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Interview | Mark Janzen
Photographs | Karin Fett & Mark Janzen

Tessa Allison (Ratzlaff) graduated from Trinity Western in 2019 as statistically the greatest women’s basketball player in Spartans history. She finished her career with a TWU-best 1,380 career points and 660 rebounds. Her 14.4 points per game over her five-year career also put her atop TWU’s all-time list.

It was indeed a career that will stand amongst the very best for years to come. A vivacious personality, Allison helped lift the women’s basketball program to previously unseen heights.

Following her graduation, she took her game to Germany to embark on a professional career with the Kia Metropol Baskets Schwabach in Germany’s second division.

So, what was it like? Although the season was cut short due to COVID-19, it was all in all a pretty good year of basketball, language learning and cake baking.

Here’s Tessa.

So, first day in Germany and joining your first-ever professional set-up – what was it like? 
“We got their September 1st and on the first day I got there – after a quick nap – I met all the U14 girls on the team I was going to coach, which was part of the deal, and then that night I had a practice and met all my teammates. They just threw me in right away. It was interesting and different, but all the girls were super welcoming.”

Wow. So, we hear that you and your husband, Josiah Allison (note: Josiah is also an alum of TWU’s men’s basketball team!) move around a bit?
“Yea, we actually stayed in four different places over our time there. We first stayed in the city of Schwabach, which is near Nuremburg. It was adorable and really cool for our first month. Then we had to move to another little town called Rednitzhembach and we were living there for two weeks with this family, who we got to know really well. We called them our German parents and they came to all my basketball games and we hung out with them all the time. It was really cool.

“After that, we house sat at another place for two months until December and then my manager found us a basement suite for the rest of the time. But we were kind of told that beforehand, so it wasn’t a big deal.”

Are you fluent in German now?
“Not really, but I now know it a bit. We got to have German lessons once or twice a week. Jo is basically fluent though. He did a five-week course in Nuremburg and he really just committed himself and can hold a conversation quite well, which was really cool. I tried to learn a bit by watching some kids shows in German. I watched Shrek in German and Spy Kids in German.”


What was the basketball like? 
“The competition was similar to U SPORTS, but I think U SPORTS was just a bit of a faster pace. The girls are a bit older in the league, but it’s not quite as quick, but I felt like I was in a good spot for my first year.”

Away from the court, what kept you busy?
“I did lots of reading and I also did a lot of cooking and baking. For their games, instead of having pizza, pop or hot dogs, they have fresh cakes and big pretzels – homemade from scratch. Every week, three people from the team would make a cake and bring it. It was so funny. Here the Germans got their fresh cake, fresh pretzels and fresh buns and coffee and in North America, we’re in eating pizza and hot dogs.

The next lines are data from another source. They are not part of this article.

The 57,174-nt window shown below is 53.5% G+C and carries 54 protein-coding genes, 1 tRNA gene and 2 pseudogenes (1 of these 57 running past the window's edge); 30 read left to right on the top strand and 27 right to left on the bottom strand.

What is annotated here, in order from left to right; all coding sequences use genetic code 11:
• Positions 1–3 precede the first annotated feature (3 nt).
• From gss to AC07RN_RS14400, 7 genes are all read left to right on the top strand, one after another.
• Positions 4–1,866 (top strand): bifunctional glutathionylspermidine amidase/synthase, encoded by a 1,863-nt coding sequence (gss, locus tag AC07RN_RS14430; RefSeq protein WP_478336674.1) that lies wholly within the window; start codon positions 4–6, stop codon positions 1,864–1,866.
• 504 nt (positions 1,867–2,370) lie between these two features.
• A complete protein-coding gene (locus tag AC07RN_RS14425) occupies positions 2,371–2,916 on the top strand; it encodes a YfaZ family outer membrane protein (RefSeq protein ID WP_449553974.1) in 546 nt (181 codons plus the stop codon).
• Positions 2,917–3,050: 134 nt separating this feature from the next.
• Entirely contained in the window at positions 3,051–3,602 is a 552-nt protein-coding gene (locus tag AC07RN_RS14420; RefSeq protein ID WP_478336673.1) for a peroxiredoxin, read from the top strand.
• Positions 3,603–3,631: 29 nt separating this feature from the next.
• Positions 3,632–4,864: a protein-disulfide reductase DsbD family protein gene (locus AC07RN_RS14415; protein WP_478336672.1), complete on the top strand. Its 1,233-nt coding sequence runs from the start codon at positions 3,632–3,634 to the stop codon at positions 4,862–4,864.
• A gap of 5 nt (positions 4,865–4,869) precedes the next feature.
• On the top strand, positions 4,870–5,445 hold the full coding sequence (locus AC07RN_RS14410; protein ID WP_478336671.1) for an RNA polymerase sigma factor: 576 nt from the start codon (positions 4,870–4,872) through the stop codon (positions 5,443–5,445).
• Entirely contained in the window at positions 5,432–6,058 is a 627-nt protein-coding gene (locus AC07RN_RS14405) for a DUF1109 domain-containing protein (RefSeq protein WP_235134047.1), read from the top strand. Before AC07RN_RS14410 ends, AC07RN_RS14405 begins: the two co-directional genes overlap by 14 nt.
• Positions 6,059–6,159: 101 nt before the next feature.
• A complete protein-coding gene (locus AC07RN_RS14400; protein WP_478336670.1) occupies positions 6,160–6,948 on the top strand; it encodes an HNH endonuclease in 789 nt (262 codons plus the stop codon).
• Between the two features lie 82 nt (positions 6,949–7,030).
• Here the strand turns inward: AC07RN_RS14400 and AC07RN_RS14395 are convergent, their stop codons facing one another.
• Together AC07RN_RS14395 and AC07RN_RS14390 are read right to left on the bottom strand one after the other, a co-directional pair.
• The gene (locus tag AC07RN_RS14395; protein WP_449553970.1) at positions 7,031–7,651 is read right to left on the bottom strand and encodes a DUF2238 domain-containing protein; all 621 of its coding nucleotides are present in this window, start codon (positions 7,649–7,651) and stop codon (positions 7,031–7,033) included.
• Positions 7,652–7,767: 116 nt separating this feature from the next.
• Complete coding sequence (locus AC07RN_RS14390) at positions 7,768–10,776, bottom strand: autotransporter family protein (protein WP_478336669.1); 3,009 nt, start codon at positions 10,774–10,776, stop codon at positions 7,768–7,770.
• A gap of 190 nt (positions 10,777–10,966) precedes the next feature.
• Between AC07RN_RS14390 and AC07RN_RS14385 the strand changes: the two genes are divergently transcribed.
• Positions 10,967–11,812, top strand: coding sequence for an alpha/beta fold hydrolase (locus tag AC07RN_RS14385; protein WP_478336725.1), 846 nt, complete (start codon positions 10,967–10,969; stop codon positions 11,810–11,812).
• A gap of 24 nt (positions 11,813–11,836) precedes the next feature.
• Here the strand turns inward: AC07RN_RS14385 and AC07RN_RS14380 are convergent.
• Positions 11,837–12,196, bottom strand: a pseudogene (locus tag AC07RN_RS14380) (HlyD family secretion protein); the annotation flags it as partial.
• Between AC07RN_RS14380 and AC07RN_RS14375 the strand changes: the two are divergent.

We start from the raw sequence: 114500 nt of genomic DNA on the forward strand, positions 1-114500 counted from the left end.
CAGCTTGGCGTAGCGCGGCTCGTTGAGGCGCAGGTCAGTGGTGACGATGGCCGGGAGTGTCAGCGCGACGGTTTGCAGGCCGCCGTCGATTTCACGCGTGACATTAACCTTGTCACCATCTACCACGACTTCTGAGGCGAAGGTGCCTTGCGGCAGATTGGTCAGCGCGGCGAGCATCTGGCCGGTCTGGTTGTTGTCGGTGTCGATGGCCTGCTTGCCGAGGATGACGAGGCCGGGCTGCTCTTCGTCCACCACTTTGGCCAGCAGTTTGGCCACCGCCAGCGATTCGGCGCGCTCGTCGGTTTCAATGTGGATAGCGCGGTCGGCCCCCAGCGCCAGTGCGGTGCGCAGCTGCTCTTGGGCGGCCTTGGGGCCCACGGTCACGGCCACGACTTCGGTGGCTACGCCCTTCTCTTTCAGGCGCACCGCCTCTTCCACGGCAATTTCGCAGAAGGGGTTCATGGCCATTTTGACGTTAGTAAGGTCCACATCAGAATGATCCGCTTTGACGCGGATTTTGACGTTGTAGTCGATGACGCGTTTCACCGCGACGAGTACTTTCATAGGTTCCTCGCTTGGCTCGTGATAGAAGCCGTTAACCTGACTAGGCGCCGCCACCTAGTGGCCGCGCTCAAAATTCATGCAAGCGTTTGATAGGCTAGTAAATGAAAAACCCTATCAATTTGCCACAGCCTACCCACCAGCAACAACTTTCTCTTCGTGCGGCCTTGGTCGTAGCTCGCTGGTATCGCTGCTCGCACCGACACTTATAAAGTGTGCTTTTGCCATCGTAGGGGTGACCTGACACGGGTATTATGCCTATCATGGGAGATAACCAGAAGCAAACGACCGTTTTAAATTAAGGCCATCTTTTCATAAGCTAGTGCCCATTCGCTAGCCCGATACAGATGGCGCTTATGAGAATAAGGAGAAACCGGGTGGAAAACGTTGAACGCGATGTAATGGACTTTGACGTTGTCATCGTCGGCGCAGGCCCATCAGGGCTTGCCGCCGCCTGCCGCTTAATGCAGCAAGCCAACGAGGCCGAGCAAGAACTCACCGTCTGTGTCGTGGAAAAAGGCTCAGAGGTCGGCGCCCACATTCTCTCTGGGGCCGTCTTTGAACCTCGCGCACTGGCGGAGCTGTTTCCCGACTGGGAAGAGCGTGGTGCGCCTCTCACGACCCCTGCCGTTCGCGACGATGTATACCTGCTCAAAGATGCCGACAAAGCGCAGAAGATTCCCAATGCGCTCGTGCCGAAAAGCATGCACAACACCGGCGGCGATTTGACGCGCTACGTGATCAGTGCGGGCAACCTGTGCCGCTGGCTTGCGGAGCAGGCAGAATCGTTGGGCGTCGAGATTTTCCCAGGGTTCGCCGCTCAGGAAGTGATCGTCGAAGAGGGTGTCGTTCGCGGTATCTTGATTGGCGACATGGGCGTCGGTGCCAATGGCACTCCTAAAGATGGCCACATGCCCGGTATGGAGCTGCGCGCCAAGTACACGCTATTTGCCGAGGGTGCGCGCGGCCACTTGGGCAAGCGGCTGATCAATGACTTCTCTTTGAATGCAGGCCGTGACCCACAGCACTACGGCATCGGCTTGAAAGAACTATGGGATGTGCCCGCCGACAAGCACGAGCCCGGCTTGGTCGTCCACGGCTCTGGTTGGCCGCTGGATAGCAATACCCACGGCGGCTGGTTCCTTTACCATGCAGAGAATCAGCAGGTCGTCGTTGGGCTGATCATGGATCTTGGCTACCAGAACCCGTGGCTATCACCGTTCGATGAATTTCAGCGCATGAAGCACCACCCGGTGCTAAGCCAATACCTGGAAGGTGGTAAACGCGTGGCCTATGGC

“One time I brought some muffins and that was a bit different. I wanted to change it up and I brought Valentine’s Day cookies, which to them was different from their loaves and cakes. I did bring a toffee cake once.”

What looking back, how would you describe your experience?
“Overall, when it ended I was sad to leave because I felt my time wasn’t done. It was a really good experience. We got along so well as a team, which was awesome. We loved to be together, whether it be playing together or making dances or whatever. It was a really cool community to be a part of.

“We loved the city and it was super cool to easily hop on a train and go to Nuremburg. Learning German was an extra bonus. The whole experience of the culture, the team and the place where we were living was just a great overall experience.”

How did your experience at TWU prepare you for your time in Germany?
“Because my five years with the Spartans were so competitive and practices were so competitive, I certainly helped bring competitiveness to the practices and games. With my leadership in the past two years at TWU, I felt, in a way, I brought some of that to the team. We were always so fit with (TWU coach) Cheryl (Jean-Paul) and so in Germany my cardio was great.

“Cheryl always said, ‘We’re going to get better today,’ and that’s something I brought from my experience at Trinity Western.”


When COVID-19 started shutting leagues down, what was it like for you?
“We had to do some really quick goodbyes because we got to know so many people. Jo actually ended up playing on the club team as well while we were there, so we knew a lot of people, which was really cool. But obviously, the ending was crazy and quick and weird.”
So, what’s next? 
“Since Josiah is starting law school in September in Calgary, I decided I won’t be going to Europe this year to play. I’ll be looking for a job in the fall and we’ll see what happens in the future. You never know what opportunities might come up in basketball. I’d be open to going back if a team needs players on a short-term basis, but for now I’ll be moving to Calgary.”

The Being Tessa piece is part of an extensive series, detailing the people and the stories that make up Spartan Athletics.

Print copies of the SPARTA magazine are available for purchase. All proceeds go to Spartan families in need.